USA v. Calderon
NOT RECOMMENDED FOR FULL-TEXT PUBLICATION File Name: 07a0712n.06 Filed: October 3, 2007 Case No. 05-6723 UNITED STATES COURT OF APPEALS FOR THE SIXTH CIRCUIT UNITED STATES OF AMERICA, Plaintiff-Appellee, v. LORENZO NAVARRO CALDERON, Defendant-Appellant. _______________________________________ ) ) ) ) ) ) ) ) ) )
ON APPEAL FROM THE UNITED STATES DISTRICT COURT FOR THE WESTERN DISTRICT OF TENNESSEE
BEFORE: MARTIN, BATCHELDER, and McKEAGUE, Circuit Judges. ALICE M. BATCHELDER, Circuit Judge. Lorenzo Navarro Calderon appeals the sentence imposed by the district court following his plea of guilty to illegally reentering the United States after deportation. The court sentenced him to 38 months in prison, deportation, two years of supervised release, and a $100 special assessment. We affirm. I. Mr. Calderon is a Mexican citizen who was originally deported in 1980. Since then, he has returned to the United States illegally several times, has been convicted of a number of crimes, including robbery/burglary, concealed weapon, theft, petty theft, alien smuggling, and has been deported several times. Mr. Calderon's history is complicated by the fact that he has several aliases. On May 26, 2004, a minor traffic violation led to the discovery that he had again entered the United States illegally. A federal grand jury indicted him for Illegal Reentry after Deportation, in violation of 8 U.S.C. § 1326(a)(2) and (b)(2), and he pleaded guilty.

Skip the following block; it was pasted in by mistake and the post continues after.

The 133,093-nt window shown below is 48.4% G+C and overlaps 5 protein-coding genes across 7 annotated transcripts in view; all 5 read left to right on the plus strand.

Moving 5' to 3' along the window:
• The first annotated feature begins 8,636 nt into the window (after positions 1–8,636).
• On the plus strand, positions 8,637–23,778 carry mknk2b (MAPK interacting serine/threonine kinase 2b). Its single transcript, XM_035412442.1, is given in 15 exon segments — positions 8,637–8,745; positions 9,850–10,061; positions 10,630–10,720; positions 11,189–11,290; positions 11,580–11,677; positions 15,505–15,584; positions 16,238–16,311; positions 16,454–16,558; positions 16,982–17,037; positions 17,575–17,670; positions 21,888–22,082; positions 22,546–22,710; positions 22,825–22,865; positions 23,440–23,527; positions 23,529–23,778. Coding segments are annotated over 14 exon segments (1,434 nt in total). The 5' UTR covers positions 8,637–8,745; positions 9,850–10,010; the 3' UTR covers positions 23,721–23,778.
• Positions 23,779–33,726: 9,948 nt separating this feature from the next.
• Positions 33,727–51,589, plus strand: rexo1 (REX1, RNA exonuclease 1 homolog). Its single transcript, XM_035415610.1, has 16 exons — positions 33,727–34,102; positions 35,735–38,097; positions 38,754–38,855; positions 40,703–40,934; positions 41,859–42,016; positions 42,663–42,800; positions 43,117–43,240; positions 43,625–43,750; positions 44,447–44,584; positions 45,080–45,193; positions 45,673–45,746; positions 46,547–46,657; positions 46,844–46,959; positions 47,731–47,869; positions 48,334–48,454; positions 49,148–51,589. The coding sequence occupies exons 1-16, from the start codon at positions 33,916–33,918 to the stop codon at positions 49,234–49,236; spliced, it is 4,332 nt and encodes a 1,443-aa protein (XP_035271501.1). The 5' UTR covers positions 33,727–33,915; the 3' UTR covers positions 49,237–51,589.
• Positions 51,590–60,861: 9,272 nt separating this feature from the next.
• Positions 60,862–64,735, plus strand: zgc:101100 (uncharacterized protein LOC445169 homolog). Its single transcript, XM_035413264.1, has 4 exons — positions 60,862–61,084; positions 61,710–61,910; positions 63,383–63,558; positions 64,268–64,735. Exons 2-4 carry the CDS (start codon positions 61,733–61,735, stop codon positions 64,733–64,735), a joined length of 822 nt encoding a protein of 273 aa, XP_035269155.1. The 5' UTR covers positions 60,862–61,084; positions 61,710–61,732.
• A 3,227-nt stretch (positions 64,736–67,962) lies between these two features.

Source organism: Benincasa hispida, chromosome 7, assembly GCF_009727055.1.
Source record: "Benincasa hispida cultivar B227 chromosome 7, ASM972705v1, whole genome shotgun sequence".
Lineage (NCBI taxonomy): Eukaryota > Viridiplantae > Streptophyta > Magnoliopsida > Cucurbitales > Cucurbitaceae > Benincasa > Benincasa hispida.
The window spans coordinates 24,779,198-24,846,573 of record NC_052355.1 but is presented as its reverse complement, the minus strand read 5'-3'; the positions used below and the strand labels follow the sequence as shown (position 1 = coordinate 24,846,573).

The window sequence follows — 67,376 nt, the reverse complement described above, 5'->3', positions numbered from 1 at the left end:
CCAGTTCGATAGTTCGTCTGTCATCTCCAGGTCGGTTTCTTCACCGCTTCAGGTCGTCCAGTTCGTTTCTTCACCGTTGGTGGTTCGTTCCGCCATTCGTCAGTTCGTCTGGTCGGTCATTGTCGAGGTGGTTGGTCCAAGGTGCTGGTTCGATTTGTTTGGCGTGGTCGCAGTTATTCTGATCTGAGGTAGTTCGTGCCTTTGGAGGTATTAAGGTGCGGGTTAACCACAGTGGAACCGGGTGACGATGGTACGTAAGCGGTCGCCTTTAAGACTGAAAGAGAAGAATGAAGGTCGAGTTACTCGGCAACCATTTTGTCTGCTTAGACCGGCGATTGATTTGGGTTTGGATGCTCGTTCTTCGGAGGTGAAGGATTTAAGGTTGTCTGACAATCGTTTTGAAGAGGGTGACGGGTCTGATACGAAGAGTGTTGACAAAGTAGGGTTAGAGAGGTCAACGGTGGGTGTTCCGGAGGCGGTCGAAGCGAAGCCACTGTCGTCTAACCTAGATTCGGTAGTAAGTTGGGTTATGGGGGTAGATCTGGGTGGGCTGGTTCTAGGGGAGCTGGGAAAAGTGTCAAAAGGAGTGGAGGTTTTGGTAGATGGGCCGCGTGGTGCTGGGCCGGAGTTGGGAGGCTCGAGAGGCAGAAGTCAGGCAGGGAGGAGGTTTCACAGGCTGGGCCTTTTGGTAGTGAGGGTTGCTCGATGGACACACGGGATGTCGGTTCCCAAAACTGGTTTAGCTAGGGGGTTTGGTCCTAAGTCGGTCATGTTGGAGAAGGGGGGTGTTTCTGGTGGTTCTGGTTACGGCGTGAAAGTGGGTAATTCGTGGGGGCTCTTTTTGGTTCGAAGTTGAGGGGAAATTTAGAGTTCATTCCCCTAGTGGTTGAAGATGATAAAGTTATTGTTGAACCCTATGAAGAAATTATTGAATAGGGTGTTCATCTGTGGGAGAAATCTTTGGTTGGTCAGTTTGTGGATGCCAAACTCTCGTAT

At sentencing, the government called two witnesses to prove that Lorenzo Navarro Calderon had been deported previously under the alias "Ingacio Mota-Pendrosa," and had previously been convicted of robbery and burglary under the alias "Albert Ramirez Aguilar." These witnesses testified to a fingerprint comparison, which demonstrated that all three names (as well as some others) belonged to the same person. Both witnesses were Immigration Customs Enforcement agents. The first was the investigator, who testified to collecting the fingerprints for submission to the FBI lab. The second was a fingerprint specialist who testified as an expert; he testified to conducting a verification of an analysis done by a third agent, now retired. After hearing the testimony, the court commented expressly that it was troubled by the fingerprint expert, particularly the conclusory nature of his testimony and his unwillingness to do an in court fingerprint comparison. The court decided that it would accept the testimony, in spite of its concerns, for a variety of reasons, including the absence of countervailing evidence and a personal lack of scientific expertise. However, the court expressed no concern over the testimony of the first witness, and looking at the combined testimony of those witnesses, the court concluded that the government had met its burden of proving that Mr. Calderon was the person who committed the 1981 robbery/burglary. Ultimately, the court explained that it had considered the advisory guidelines and the § 3553(a) factors, and had concluded that this defendant's circumstances did not present any reason to impose a sentence outside of the guidelines range. The court sentenced Mr. Calderon incarceration for 38 months, followed by deportation and supervised release for two years. Mr. Calderon appealed to this court, challenging the fingerprint identification and the sentence. II. Mr. Calderon assigns as error the district court's finding that he was the person who 2